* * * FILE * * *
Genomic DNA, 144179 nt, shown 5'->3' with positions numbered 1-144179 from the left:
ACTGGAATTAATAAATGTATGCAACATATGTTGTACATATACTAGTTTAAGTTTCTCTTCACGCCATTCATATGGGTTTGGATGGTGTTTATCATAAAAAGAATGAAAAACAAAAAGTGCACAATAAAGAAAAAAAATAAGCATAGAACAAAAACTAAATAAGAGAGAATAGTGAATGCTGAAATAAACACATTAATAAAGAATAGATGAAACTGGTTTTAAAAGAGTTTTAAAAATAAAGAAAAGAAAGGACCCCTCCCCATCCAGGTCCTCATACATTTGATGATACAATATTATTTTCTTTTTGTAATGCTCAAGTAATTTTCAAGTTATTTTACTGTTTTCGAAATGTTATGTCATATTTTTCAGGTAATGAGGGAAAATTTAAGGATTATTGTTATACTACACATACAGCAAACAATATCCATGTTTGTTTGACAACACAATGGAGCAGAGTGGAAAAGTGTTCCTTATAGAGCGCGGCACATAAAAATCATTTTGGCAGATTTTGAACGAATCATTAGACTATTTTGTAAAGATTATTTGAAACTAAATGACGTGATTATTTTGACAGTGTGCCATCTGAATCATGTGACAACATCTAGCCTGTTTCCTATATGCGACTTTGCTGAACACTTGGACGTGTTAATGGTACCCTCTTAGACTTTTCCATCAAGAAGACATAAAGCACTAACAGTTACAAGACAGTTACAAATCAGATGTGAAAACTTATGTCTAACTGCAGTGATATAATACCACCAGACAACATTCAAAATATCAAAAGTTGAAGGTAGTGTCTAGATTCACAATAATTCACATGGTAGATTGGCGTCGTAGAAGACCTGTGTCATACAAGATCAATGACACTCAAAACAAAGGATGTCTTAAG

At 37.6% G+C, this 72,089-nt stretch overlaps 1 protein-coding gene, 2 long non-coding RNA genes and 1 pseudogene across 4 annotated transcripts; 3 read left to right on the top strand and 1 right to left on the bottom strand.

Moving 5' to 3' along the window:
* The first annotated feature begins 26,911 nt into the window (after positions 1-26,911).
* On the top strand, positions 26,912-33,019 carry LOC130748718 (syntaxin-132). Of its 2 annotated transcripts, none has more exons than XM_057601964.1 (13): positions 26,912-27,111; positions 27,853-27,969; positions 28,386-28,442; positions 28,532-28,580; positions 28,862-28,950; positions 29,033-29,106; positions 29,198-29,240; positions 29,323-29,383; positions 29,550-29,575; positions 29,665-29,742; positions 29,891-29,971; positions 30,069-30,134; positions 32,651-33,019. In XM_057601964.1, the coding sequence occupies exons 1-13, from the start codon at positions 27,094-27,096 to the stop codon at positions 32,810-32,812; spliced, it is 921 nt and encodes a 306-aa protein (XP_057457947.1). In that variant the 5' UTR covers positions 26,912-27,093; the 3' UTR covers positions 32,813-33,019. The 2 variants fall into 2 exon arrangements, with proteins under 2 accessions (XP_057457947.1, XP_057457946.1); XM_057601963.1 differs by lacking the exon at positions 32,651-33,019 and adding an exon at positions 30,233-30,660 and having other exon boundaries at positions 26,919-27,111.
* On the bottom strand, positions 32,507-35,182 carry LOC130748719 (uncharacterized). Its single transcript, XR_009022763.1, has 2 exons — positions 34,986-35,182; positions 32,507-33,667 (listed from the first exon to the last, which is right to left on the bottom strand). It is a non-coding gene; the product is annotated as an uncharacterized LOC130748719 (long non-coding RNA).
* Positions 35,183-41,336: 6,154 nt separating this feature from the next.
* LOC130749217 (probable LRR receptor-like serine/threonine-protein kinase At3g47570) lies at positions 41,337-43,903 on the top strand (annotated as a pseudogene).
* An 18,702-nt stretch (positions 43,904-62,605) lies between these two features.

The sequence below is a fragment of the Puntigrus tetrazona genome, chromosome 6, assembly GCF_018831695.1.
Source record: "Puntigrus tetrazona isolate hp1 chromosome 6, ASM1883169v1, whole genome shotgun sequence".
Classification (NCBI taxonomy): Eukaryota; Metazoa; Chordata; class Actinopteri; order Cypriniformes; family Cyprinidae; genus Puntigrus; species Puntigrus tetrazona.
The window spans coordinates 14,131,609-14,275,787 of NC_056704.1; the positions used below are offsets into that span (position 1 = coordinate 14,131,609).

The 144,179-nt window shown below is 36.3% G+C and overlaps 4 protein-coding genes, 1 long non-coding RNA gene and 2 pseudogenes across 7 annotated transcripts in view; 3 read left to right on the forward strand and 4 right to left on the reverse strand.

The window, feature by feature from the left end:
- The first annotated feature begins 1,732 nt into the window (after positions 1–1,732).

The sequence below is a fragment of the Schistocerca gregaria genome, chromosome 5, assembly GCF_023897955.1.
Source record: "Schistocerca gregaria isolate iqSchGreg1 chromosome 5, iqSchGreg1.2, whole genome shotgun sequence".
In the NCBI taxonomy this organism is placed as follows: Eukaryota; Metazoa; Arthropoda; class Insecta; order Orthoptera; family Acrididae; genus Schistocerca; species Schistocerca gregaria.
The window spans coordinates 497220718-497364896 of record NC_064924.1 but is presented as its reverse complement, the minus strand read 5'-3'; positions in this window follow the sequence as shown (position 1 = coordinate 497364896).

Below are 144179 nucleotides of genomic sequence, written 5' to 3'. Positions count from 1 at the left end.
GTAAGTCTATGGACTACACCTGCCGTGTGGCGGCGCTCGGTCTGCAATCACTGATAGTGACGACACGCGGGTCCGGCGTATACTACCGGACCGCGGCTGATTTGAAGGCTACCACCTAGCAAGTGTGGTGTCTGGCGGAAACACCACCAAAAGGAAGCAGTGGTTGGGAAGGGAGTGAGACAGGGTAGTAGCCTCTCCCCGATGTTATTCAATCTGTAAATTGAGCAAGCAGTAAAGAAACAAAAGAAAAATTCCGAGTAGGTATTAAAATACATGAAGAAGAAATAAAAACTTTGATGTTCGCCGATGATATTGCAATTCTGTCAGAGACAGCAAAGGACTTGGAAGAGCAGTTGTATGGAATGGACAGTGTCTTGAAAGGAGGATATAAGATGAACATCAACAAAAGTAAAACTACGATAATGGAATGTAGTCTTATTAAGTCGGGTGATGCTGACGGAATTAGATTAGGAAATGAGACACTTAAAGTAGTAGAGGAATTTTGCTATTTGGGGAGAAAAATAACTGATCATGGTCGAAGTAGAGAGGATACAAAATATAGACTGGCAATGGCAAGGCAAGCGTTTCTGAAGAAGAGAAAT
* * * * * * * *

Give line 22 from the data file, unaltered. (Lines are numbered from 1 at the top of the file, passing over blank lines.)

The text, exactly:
Below are 144179 nucleotides of genomic sequence, written 5' to 3'. Positions count from 1 at the left end.